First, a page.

Standing on the platform at the train station waiting for the train that would take my parents on their way back home to America I received a phone call. It was to inform me that the visa we have been applying for, which we believed we would be receiving here, was not working out the way we had expected. We have been told that we need to return to America and appear at the embassy in person to get a stamp put on one of our pieces of paper. This would not be as much of an issue if it were not for the fact that due to our financial situation, making this trip will require a miracle. Opportunity number one, either for provision of money, or favor with the government that will make a government official speak up on our behalf and let us get the necessary paperwork through the mail.

One of the situations I can't go into detail about, but suffice it to say that someone we work with here was recently diagnosed with a life threatening condition.

I have also been having recurring symptoms of previous health problems and am working on deciding where to go for medical care to get to the bottom of things. This poses further financial issues.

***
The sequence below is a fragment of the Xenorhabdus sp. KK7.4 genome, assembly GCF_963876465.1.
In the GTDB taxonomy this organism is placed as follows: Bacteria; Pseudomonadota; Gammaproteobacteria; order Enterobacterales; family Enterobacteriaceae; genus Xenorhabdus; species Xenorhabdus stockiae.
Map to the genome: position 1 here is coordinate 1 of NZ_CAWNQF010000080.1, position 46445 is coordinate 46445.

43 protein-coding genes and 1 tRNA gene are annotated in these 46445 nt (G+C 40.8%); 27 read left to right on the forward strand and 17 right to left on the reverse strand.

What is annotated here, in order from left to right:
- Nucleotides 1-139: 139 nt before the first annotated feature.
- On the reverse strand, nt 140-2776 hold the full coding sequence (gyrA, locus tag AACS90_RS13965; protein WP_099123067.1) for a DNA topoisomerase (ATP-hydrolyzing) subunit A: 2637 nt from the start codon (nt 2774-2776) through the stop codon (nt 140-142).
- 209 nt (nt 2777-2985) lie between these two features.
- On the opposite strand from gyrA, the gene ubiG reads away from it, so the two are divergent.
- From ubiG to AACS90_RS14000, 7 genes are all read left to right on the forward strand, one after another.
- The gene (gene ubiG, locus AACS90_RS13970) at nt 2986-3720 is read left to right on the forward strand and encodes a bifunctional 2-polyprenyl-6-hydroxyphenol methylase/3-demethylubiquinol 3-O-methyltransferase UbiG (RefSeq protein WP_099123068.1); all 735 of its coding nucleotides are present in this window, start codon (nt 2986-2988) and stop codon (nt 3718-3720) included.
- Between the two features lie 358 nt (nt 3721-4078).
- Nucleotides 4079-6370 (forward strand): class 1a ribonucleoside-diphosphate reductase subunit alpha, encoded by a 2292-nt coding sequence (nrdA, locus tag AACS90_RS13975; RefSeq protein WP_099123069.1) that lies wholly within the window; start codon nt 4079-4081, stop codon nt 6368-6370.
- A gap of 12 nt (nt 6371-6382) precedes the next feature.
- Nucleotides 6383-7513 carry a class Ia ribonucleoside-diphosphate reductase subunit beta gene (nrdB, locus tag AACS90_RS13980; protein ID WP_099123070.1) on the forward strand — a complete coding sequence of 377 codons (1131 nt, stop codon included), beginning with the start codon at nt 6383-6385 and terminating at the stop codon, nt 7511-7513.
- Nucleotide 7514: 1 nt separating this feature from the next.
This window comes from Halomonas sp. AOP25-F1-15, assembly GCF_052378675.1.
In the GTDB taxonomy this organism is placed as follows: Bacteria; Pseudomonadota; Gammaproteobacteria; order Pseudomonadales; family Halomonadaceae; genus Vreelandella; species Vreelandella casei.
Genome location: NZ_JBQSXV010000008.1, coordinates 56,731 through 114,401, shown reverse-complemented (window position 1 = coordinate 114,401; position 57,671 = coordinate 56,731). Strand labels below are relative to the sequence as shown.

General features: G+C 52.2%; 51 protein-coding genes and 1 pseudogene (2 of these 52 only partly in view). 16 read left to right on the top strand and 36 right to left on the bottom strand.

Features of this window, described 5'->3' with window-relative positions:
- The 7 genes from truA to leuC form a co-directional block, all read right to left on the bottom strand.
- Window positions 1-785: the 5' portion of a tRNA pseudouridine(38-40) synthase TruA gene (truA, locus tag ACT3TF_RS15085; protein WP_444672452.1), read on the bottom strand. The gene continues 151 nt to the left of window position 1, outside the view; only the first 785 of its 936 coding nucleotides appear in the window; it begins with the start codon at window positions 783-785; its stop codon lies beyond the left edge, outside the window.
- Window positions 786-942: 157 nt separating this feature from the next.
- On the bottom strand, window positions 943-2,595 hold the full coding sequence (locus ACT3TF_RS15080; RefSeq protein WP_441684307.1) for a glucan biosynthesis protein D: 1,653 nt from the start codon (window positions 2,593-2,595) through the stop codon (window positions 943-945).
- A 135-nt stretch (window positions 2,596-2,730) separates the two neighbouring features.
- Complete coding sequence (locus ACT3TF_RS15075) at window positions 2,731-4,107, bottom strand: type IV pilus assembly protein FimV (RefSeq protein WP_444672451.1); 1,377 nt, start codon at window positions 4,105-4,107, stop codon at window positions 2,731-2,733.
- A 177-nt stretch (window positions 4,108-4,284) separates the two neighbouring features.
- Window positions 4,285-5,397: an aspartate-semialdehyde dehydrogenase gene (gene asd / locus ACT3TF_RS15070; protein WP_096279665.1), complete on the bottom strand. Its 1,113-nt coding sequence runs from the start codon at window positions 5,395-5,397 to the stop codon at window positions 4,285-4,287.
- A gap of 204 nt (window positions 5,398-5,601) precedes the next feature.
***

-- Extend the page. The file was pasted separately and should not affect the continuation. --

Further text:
But in the middle of all this we see the beauty of God's provision, he keeps reminding me He hasn't forgotten my needs, and will provide everything we need when we need it, even if I can't always see it in advance. Furthermore, I have experienced a new growth of vision for God's purpose for my time here, which has given a new level of focus to everything I do, and helped me not miss home as much. And then my parents recent visit was a tremendous blessing. Please join me in praying and believing for God's kingdom to come and His will to be done. Please pray for wisdom for us, for healing, and for provision.